I don't think I'll ever forget the time I had with Space Trek. This game is just full of flaws that go far beyond simple unpleasantness. This game is absolutely horrid, and there's absolutely no enjoyment to derive from this whatsoever. Space Trek isn't even close to being worth $7, or even the shocking 300+ Blocks of memory it takes up. This game really exemplifies how some developers view the service: a dumping ground for poorly-executed ports just to get a quick buck. Space Trek is an awful, awful WiiWare game that shouldn't even be on the service at all. Unless you want to be forever haunted by your experience with this game, head into outer space instead and stay far away from this bomb.
05/30 - Simply Awful
Gameplay 2/10 - Sloppy controls, bad design in many places (e.g., faulty lock-on system), poor sense of pace, restricted movement, concept isn't bad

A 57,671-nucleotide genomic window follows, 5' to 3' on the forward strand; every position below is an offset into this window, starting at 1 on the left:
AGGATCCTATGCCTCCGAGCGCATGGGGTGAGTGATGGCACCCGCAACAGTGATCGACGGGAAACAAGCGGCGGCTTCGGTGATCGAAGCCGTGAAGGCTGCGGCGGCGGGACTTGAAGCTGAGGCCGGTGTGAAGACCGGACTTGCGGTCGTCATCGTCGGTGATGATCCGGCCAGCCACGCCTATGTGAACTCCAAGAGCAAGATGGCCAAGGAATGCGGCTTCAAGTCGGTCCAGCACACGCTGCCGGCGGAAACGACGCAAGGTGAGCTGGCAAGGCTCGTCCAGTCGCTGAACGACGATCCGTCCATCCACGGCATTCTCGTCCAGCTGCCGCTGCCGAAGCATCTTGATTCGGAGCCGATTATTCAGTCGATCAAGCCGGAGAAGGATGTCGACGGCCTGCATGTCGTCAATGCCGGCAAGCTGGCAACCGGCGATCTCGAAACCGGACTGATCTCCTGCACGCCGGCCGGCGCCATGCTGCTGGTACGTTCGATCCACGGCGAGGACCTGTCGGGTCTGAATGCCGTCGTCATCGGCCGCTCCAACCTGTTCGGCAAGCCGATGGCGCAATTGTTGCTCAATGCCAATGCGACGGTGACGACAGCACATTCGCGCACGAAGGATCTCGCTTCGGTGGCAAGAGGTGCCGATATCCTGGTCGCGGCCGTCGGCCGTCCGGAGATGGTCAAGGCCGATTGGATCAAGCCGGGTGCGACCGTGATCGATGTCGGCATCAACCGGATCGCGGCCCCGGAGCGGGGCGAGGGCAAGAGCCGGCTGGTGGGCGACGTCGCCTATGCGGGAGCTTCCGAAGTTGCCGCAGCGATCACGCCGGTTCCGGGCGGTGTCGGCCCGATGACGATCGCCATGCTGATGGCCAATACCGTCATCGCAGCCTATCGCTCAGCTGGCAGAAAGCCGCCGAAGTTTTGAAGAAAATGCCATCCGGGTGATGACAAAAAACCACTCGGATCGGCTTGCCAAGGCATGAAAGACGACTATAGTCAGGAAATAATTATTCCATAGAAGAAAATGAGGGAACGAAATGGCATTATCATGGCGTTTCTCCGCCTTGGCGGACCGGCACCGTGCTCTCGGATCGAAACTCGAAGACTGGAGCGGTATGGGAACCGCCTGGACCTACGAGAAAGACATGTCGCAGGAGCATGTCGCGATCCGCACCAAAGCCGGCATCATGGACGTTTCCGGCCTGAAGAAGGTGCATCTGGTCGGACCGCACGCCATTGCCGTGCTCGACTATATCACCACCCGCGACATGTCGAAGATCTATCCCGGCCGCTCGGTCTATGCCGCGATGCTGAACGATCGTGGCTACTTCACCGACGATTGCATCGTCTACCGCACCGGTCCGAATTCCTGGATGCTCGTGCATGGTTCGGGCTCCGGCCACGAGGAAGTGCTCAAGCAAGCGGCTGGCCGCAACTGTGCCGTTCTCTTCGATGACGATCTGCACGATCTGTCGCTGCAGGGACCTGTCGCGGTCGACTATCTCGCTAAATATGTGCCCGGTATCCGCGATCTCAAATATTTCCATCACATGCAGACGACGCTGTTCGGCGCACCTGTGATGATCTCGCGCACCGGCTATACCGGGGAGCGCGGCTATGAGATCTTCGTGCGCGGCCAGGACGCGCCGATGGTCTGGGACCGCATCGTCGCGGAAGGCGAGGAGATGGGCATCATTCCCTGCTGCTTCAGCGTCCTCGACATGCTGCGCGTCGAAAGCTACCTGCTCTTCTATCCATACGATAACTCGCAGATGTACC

Presentation 2/10 - Audio issues, ugly cutscenes, barely any music, shoddy animations, distracting target squares, sub-par visuals, voice acting, decent story
Enjoyment 0/5 - Suffers from extreme problems that make it a boring game with no enjoyment at all, defeating unintelligent enemies offers no satisfaction
Extra Content 1/5 - Survival Mode tries to extend the experience but doesn't offer much in the long run, terrible value for your money, very very short
Equivalent to a score of 17% (percentage score is approximate and based solely on the previously stated rating)